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Ranch Hand Blasting Pantera in the Cow Pasture

To their bones it must seem like strange wind.

He’s listened with them for three years now.

The only effect it’s had is that when the songs cut off

he hears a ringing rather than their murmur.

It’s that much less rebuke. He thought it would

move through the herd more like when he drives

among them a few bars faster than he should,

headlights like wet blotter shining on their hides.

Only in the low and whirl of such privacy

does he watch his hands become two thick pistols

giving back to heaven its little bolts of thanks.

Walking through the pasture, the fact that

he knows people who claim to see loved ones’

eyes stare back continues to confuse him.

He stares and sees the colors of the uniforms

it was, in a past he did not disclose on his application,

too often his duty to make clean. He stares and sees

the shale of rainclouds, or smoke rising from some

far grass patch whose location is vague but no less

difficult for him to believe in beyond the rudiments

of its burning. He stares and sees the illiterate

that for three years now he has dreamed of,

sees the color of his tongue as he receives his death

papers, papers he understands immediately

even though he cannot read, because they are a king’s

words, meaning they have been delivered

sealed in a gaudy, wine-dark wax, meaning they are

already everywhere, meaning you can burn them,

you can burn the paper or the vellum or whatever

they arrived on, you can burn that iota of

the kingdom and still its words will go on ringing.

Each night for three years now he has dreamed

of the illiterate doomed by the king’s pleasure.

Each morning for three years now he has woken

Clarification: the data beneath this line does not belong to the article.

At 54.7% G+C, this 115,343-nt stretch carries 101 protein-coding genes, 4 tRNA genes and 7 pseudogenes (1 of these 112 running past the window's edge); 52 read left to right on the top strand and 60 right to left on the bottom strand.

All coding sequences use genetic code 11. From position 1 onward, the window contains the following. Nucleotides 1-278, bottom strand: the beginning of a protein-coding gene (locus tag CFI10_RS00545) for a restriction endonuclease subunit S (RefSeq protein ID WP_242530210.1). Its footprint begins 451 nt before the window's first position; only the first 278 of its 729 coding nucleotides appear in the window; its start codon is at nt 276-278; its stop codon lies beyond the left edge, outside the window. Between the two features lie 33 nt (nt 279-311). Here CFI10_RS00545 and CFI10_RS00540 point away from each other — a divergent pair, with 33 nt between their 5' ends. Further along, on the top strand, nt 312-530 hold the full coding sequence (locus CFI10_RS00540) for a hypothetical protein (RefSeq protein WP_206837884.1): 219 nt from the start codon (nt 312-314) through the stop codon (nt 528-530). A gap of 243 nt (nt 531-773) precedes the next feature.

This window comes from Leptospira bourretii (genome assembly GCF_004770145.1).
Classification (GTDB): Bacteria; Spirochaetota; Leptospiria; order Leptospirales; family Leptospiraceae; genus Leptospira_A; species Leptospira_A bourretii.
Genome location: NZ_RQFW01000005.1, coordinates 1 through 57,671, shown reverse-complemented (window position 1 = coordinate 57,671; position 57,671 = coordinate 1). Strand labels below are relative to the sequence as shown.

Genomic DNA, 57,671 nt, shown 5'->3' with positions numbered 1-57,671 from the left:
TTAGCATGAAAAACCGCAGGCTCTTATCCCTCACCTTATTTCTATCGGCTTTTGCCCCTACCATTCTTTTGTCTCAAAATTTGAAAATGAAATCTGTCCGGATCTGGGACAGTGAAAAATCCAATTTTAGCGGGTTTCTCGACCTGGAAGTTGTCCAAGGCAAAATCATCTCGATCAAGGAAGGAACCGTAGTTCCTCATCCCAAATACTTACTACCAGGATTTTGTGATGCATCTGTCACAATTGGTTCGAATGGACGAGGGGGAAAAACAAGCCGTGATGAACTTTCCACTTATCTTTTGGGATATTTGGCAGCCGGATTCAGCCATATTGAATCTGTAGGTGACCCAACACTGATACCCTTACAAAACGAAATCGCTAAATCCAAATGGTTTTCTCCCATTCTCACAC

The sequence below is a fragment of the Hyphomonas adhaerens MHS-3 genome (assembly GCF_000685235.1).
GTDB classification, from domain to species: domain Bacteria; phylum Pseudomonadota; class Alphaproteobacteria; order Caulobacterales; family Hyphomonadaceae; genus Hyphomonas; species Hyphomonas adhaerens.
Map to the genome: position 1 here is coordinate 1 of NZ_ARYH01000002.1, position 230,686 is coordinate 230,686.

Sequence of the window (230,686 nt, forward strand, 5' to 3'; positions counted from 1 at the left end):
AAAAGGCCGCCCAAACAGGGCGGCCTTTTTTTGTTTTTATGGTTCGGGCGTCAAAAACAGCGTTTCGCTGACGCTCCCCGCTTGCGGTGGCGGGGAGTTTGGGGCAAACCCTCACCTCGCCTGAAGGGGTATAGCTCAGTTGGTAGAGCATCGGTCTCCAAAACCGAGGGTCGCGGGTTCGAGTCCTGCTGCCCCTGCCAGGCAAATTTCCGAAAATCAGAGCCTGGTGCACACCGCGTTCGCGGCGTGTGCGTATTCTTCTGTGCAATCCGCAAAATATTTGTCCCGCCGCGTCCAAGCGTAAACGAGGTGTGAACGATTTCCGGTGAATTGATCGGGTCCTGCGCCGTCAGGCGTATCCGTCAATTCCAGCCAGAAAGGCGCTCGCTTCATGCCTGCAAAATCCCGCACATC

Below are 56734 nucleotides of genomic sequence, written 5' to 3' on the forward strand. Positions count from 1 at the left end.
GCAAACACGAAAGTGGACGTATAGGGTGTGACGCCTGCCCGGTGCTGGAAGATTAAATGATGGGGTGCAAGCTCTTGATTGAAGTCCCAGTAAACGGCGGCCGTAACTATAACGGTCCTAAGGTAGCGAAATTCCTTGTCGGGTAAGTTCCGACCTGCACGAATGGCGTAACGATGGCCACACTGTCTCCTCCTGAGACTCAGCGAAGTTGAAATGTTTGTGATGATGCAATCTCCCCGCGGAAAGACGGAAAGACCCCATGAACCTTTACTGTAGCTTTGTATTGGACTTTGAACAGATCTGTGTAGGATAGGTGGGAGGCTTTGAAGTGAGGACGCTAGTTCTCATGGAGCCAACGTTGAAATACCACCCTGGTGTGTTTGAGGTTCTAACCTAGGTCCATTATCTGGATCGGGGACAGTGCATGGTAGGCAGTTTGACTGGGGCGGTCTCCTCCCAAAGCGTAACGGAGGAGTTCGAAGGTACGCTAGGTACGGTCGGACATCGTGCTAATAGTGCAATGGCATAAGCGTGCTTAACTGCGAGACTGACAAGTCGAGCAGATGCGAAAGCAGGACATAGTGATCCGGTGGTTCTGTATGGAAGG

to flanks of stale cornbread, these farting cows,

and this music that he loves. This love, he caws,

slapping the closest one, seeing how well

this, the latest, most-benign form of hardness

he has tried on works. After three years

of appraising it, he knows it never will. Three years.

Bleak to bleak to bleak. Bone to bone to bone.

He believes his kingdom will never deliver

him from these cows. Their days together

comprise layers of gray, wet grass and his high

mockeries. As loudly as he can make it

go, syllable after syllable, the word re-

spect tattoos the air as though the air were an eager

wall of flesh. Call it pleasure. In the flesh of the ear

this breath that lingers even as it vanishes.

from The Newest Employee of the Museum of Ruin
Find more by Charlie Clark at the library

Copyright © 2020 Charlie Clark
Used with the permission of Four Way Books.

Published in Charlie Clark Poems

This program is supported in part by a grant from the Idaho Humanities Council, a State-based program of the National Endowment for the Humanities.

Any views, findings, conclusions, or recommendations expressed in this (publication, website, exhibit, etc.) do not necessarily represent those of the Idaho Humanities Council or the National Endowment for the Humanities.